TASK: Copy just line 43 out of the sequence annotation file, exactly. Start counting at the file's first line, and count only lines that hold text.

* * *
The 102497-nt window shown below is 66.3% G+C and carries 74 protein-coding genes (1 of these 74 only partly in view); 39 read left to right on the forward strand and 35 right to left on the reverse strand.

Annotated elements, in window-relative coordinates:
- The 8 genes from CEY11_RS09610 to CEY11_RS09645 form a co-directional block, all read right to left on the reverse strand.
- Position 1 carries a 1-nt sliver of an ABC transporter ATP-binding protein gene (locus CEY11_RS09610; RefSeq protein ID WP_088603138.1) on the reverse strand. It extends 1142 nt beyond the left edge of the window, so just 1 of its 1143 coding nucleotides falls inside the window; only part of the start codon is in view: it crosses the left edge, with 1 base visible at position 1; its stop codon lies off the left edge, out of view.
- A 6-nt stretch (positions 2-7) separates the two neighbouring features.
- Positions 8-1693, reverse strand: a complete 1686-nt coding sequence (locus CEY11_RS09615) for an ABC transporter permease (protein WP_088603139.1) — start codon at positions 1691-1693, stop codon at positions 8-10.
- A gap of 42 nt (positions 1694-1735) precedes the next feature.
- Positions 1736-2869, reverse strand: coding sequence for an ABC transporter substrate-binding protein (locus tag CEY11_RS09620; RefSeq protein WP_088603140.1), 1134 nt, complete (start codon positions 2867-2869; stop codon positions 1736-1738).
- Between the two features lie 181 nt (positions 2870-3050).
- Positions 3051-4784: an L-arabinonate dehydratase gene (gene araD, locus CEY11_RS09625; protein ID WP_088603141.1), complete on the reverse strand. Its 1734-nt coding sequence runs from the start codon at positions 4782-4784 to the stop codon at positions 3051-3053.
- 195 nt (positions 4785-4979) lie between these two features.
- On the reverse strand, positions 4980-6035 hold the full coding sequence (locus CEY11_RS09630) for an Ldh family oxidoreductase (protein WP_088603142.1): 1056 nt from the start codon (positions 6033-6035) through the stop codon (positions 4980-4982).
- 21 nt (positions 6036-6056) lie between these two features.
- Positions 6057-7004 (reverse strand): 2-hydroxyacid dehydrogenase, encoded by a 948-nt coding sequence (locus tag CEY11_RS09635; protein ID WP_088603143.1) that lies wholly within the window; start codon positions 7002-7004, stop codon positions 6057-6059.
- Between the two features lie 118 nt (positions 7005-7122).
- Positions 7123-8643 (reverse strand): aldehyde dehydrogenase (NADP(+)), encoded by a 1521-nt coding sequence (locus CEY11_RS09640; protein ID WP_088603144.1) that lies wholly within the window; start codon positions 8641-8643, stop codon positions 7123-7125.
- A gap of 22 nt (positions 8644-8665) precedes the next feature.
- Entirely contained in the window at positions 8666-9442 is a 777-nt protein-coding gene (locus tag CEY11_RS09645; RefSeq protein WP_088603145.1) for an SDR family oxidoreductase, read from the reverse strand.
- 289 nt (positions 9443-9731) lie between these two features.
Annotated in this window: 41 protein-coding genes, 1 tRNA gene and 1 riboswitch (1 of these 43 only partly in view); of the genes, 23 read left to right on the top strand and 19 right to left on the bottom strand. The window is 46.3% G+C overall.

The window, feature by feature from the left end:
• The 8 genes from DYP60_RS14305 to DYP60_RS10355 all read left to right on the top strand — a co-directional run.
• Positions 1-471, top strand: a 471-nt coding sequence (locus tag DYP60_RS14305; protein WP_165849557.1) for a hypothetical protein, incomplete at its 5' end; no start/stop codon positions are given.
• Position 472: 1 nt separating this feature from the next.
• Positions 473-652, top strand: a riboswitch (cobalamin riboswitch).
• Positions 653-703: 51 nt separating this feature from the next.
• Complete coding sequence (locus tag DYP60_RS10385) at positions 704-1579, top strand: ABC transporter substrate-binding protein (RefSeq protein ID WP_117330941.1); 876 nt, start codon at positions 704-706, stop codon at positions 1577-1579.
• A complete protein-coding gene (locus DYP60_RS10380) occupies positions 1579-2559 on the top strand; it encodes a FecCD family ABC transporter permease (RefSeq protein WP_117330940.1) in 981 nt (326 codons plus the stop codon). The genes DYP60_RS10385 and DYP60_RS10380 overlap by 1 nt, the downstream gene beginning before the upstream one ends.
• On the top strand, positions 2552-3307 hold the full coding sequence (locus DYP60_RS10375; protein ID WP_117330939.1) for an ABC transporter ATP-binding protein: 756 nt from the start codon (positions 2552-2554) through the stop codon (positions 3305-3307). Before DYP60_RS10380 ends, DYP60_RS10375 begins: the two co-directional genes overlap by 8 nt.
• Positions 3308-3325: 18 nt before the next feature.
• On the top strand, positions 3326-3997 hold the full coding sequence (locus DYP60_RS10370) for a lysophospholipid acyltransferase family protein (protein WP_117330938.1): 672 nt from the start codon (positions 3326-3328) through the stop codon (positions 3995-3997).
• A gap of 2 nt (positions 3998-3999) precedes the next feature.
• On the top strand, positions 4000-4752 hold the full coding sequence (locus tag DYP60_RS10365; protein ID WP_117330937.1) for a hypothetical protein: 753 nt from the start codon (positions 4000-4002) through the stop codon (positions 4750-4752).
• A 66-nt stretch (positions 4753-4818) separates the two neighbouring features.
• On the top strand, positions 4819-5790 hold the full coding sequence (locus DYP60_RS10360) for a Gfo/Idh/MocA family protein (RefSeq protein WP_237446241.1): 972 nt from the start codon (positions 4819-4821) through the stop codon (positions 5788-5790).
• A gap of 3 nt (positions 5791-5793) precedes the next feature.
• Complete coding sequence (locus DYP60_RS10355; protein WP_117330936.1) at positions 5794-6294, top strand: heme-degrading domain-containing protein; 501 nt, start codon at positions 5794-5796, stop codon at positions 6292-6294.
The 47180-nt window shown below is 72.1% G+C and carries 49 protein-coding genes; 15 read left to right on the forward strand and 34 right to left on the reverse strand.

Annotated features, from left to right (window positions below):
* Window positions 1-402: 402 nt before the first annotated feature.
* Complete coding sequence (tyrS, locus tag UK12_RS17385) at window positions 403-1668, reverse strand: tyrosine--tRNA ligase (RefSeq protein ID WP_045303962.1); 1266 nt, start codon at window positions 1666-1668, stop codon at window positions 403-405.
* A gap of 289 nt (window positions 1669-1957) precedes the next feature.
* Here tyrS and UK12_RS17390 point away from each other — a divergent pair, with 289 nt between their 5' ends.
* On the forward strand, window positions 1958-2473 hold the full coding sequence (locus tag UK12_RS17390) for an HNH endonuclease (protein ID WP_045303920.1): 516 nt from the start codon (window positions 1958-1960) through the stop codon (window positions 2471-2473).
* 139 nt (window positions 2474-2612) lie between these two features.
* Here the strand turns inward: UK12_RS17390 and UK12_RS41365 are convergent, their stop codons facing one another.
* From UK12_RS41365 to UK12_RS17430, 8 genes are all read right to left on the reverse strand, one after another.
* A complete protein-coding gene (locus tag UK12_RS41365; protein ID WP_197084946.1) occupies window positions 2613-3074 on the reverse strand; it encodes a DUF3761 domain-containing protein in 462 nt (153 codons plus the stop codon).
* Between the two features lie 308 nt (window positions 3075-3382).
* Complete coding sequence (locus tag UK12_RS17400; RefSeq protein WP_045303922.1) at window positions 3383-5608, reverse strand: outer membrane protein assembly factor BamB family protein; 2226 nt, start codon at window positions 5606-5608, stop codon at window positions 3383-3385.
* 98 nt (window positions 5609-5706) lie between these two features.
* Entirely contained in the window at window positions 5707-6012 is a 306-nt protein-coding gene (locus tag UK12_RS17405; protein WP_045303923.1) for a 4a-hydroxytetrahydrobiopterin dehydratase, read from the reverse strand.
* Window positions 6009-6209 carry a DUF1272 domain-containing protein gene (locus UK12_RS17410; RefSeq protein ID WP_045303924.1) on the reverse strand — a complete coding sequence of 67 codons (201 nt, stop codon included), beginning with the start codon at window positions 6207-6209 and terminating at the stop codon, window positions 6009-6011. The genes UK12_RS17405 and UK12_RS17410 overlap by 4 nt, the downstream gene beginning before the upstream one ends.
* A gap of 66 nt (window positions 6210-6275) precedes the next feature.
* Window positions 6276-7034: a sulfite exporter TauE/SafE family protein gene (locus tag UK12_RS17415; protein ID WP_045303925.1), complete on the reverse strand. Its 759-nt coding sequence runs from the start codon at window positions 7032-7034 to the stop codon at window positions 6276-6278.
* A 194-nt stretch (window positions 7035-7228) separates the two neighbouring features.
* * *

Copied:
* Here tyrS and UK12_RS17390 point away from each other — a divergent pair, with 289 nt between their 5' ends.